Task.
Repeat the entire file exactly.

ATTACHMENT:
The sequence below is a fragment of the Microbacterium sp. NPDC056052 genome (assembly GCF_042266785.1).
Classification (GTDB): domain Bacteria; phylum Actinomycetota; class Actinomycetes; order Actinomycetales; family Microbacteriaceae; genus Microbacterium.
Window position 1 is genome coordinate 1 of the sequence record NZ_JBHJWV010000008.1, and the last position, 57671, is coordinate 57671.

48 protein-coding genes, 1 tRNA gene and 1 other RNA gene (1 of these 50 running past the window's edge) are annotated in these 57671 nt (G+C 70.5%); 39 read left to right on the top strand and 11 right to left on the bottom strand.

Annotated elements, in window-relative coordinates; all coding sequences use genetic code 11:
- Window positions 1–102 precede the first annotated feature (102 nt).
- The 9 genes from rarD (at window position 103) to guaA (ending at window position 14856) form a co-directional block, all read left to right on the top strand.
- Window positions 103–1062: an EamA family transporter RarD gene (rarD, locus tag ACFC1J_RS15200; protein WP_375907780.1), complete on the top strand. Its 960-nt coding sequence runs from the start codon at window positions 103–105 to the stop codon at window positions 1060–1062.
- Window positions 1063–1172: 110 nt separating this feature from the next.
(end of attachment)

The sequence below is a fragment of the Microbacterium sp. NPDC056052 genome (assembly GCF_042266785.1).
Classification (GTDB): domain Bacteria; phylum Actinomycetota; class Actinomycetes; order Actinomycetales; family Microbacteriaceae; genus Microbacterium.
Window position 1 is genome coordinate 1 of the sequence record NZ_JBHJWV010000008.1, and the last position, 57671, is coordinate 57671.

48 protein-coding genes, 1 tRNA gene and 1 other RNA gene (1 of these 50 running past the window's edge) are annotated in these 57671 nt (G+C 70.5%); 39 read left to right on the top strand and 11 right to left on the bottom strand.

Annotated elements, in window-relative coordinates; all coding sequences use genetic code 11:
- Window positions 1–102 precede the first annotated feature (102 nt).
- The 9 genes from rarD (at window position 103) to guaA (ending at window position 14856) form a co-directional block, all read left to right on the top strand.
- Window positions 103–1062: an EamA family transporter RarD gene (rarD, locus tag ACFC1J_RS15200; protein WP_375907780.1), complete on the top strand. Its 960-nt coding sequence runs from the start codon at window positions 103–105 to the stop codon at window positions 1060–1062.
- Window positions 1063–1172: 110 nt separating this feature from the next.